P4DP worked alongside Interpeace as part of the FAR program to document the strengths that Liberians possess. This is a key step towards understanding the strategies that exist within Liberian society to resolve conflicts peacefully. P4DP undertook eight months of intensive field research and engaged over 1,100 Liberians from all 15 counties and across all sectors of society. The findings were documented in a Country Note that served as the basis for the National Working Group, whose mandate was to develop strategies and policy recommendations to strengthen resilience by building upon factors identified in the consultation phase.


The Mobile4Women project intended to broaden the capacities of the beneficiary organisations in order to enhance participation in advocacy for the promotion of gender-sensitive human rights in Grand Bassa and Montserrado. The project was such a success, that participants described the training component as a vital platform that provided an opportunity to build their capacities on critical issues previously considered as ‘taboo’.


The “Rule by Law and Live by Rules’ (RULLAR) project was funded under UNDP‘s Joint Rule of Law Program by Sweden and Ireland. It aimed at increasing legal literacy, education and raising awareness on access to justice and security services amongst law enforcement personnel and local communities in Bomi, Grand Cape Mount and Montserrado Counties. In addition, ‘RULLAR’ seeks to help find ways to address the issues of lawlessness and violence that have permeated the Liberian society mainly perpetrated by young people.

Access to Justice

P4DP Conducted the final evaluation of the Carter Center Access to Justice Program in Liberia.  Hundreds of household surveys, several focus group discussions and key informant interviews were held to contribute to the production of the final evaluation report. Find more info here.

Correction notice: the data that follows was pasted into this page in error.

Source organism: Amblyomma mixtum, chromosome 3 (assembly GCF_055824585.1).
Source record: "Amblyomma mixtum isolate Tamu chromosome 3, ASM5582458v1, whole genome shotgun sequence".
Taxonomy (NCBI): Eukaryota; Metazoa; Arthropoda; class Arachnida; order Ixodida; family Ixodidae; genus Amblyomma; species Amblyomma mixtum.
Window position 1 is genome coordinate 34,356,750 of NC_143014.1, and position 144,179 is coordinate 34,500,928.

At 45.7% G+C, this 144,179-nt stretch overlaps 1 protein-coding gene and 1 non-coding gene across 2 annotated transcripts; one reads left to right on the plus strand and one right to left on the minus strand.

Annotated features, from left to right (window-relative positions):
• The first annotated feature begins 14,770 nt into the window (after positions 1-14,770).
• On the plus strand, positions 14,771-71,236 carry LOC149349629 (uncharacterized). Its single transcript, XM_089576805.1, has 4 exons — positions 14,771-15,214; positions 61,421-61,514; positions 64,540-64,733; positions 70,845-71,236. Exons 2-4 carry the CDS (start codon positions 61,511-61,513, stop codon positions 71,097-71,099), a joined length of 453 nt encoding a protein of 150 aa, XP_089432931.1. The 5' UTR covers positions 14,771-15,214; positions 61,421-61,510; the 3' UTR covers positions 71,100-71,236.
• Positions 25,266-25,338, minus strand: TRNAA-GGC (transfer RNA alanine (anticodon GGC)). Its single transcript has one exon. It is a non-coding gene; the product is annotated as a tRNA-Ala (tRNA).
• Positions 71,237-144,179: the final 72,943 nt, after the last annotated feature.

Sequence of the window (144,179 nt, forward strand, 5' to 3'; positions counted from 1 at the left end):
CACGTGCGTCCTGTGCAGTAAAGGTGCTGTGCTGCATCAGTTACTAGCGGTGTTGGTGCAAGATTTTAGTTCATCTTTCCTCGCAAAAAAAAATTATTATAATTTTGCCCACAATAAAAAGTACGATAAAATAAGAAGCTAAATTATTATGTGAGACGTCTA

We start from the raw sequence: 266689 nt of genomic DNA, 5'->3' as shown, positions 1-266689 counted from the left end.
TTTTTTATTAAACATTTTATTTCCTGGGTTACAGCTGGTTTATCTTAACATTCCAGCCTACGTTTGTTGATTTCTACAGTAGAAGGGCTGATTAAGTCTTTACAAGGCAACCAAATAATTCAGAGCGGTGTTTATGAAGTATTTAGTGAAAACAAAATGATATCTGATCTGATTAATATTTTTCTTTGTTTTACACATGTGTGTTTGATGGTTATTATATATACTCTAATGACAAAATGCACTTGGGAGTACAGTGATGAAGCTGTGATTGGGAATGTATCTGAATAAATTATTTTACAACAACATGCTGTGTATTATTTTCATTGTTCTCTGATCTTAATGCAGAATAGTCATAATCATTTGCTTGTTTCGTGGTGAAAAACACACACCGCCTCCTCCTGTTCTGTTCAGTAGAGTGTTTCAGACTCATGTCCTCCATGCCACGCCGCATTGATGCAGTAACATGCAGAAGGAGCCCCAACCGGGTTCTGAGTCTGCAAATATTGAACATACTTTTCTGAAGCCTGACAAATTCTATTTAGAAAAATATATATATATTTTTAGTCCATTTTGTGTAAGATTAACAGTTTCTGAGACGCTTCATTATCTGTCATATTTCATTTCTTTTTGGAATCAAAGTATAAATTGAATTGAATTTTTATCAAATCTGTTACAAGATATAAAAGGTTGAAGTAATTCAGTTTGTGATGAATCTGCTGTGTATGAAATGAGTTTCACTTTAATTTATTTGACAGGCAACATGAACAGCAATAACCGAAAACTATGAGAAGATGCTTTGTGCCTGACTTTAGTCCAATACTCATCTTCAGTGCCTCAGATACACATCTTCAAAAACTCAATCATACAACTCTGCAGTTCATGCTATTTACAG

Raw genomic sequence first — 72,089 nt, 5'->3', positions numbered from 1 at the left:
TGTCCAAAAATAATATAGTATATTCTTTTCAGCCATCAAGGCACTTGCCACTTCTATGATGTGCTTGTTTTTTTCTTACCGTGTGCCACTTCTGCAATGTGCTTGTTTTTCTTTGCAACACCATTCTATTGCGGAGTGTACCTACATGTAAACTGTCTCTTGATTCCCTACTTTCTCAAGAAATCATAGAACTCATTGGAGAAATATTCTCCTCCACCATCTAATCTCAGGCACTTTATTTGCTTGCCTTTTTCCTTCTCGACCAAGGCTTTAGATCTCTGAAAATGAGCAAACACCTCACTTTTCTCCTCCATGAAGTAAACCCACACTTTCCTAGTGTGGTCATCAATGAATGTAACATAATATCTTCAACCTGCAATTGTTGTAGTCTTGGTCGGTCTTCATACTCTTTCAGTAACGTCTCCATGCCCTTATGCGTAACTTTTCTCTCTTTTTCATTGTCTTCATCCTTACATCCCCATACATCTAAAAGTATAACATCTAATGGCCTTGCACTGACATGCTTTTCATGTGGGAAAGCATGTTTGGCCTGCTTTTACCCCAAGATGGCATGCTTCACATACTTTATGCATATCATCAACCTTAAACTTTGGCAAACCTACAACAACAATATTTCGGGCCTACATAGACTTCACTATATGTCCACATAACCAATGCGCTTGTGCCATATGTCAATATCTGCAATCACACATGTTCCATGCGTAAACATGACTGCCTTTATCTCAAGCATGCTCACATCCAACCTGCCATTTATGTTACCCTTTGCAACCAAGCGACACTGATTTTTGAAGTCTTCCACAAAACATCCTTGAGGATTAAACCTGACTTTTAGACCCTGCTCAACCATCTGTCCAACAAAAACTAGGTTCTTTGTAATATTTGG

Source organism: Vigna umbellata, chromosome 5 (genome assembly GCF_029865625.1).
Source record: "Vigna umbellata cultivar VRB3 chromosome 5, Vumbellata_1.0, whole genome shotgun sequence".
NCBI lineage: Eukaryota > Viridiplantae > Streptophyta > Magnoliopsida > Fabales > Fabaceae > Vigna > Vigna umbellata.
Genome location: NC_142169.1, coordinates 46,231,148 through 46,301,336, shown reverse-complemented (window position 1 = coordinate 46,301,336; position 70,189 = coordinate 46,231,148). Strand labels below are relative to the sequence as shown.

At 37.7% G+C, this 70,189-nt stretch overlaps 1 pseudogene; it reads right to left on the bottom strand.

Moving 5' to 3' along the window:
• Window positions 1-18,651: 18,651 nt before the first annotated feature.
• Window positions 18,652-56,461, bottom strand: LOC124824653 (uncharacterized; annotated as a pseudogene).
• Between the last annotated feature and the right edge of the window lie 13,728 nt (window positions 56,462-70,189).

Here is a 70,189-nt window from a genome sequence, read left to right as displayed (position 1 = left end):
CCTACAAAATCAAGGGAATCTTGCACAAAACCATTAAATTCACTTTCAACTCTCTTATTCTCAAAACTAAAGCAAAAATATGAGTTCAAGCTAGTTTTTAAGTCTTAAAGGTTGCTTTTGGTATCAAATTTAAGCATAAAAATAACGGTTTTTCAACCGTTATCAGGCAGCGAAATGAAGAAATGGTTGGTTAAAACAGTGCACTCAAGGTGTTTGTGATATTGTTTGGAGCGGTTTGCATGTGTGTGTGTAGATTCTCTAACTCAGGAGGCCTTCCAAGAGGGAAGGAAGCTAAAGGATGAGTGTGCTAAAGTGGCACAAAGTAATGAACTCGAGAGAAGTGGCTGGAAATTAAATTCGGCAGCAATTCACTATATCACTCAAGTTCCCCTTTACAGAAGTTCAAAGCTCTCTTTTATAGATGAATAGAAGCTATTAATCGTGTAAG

NRM Consortium

P4DP led a USAID funded CSO Consortium on Natural Resource Management (NRM). The Liberia Accountability and Voice Initiative (LAVI) was a five-year USAID funded project administered by DAI Global, LLC to strengthen multi-stakeholder partnerships to advocate for and monitor policy and accountability reforms in Liberia.  

Traditional Healers in Humanitarian Crises

With financial support from Wellcome Trust and UK Aid, P4DP collaborated with R2HC for a study that explored the extent to which local populations relied on traditional healers. The study investigated how traditional healers perceived the Ebola virus disease (EVD) as well as their capacities to cope with it. The study also considered how this group of health providers could help strengthen the national health services in potential future outbreaks. It provided a nuanced understanding of alternative medicine and its public health potential. 

Ethnic Reconciliation in Nimba County to Support Government of Liberia and the UN

Late in 2007 Interpeace received a request by the Liberian government through the Ministry of Internal Affairs and from the United Nations Mission in Liberia (UNMIL) to implement an emergency intervention, in support of their efforts to prevent the escalation of inter-ethnic tensions in Nimba County. A 6-month process was developed to facilitate the emergence of a consensus-based strategy for sustained and continued reconciliation in the County. The proposal was approved in December and implementation began on 1 February.